CHA News Article

Assembly to Vote on Bill Clarifying Deadline for Anti-Harassment Training
For Chief Legal Counsel, COOs, Human Resources Executives, Government Relations Staff

Earlier this month, the Assembly Appropriations Committee passed Senate Bill (SB) 778 (Committee on Labor, Public Employment and Retirement), which would extend the deadline for providing sexual harassment prevention training to Dec. 31, 2020. The bill is now pending on the Assembly Floor and should be heard when the Legislature returns the week of Aug. 12.

SB 778 also would allow employers who have provided anti-harassment training to either supervisory or non-supervisory employees between Jan. 1, 2019, and Dec. 31, 2020, to maintain their existing biannual training schedule.

The bill addresses the significant confusion over the deadlines in SB 1343 (Chapter 956, Statutes of 2018), which requires employers with five or more employees to provide sexual harassment prevention training to non-supervisory staff — effective Jan. 1, 2020 — and every two years thereafter. SB 1343 included grandfather language for training conducted in 2019, but its application to existing supervisory training requirements was unclear. 

After SB 1343 took effect, the Department of Fair Employment and Housing issued frequently asked questions about the new law. According to the department, all training — both supervisory and non-supervisory — must be completed by Jan. 1, 2020, and only training conducted in 2019 would be considered compliant. Thus, if a hospital provided sexual harassment training to supervisors in 2018, the hospital would have to provide that training again in 2019, rather than in 2020 as previously required. The employer community did not believe this was the intent of SB 1343 and brought their concerns to the attention of the bill’s author, Sen. Mitchell (D-Los Angeles), as well as the Senate Labor Committee.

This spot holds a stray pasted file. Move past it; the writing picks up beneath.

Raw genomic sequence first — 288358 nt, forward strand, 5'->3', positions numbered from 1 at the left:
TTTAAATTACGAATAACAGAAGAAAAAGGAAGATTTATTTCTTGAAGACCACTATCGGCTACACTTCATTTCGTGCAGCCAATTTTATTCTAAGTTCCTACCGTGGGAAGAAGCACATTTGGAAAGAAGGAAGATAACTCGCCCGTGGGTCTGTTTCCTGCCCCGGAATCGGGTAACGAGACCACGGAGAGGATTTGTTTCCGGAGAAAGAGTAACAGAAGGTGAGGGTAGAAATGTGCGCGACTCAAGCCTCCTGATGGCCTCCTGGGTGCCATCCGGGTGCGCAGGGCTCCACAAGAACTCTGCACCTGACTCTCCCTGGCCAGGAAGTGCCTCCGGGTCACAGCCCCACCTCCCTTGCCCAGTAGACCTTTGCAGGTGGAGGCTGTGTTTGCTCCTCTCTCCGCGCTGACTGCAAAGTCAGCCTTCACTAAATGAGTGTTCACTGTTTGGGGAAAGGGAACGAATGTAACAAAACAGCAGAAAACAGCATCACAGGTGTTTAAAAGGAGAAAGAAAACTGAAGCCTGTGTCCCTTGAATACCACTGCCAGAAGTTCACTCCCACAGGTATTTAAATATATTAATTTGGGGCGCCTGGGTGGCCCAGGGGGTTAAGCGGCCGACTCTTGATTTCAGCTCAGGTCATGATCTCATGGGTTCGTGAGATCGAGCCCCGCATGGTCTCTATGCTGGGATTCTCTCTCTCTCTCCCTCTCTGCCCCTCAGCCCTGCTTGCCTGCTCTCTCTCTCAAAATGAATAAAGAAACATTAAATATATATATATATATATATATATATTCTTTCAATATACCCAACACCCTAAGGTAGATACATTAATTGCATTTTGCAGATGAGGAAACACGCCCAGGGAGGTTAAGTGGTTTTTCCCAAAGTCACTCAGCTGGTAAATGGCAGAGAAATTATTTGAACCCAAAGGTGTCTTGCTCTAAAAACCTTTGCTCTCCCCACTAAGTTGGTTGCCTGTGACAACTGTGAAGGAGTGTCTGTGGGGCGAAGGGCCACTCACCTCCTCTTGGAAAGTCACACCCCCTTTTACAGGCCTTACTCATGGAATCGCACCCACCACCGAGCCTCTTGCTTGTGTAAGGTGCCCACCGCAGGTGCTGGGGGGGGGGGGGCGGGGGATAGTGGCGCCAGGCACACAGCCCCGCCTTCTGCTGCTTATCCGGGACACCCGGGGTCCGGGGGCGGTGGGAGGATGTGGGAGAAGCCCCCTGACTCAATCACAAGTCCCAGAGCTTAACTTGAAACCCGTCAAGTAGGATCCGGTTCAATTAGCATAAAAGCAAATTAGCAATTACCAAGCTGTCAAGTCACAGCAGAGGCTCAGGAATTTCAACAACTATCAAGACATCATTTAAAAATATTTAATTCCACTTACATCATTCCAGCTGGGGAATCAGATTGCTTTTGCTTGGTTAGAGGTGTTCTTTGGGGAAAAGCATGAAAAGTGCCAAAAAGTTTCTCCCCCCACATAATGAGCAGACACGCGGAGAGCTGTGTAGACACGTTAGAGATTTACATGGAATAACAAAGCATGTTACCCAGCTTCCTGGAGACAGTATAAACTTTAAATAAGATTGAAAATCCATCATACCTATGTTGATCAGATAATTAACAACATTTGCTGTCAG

Both the senator and the committee agreed that it would be beneficial to clarify the deadlines; SB 778 would do so, and includes an urgency clause so that it would go into effect immediately if signed. The bill has received no opposition and is expected to pass the full Assembly. After that, it will be presented to the Governor for signing.  

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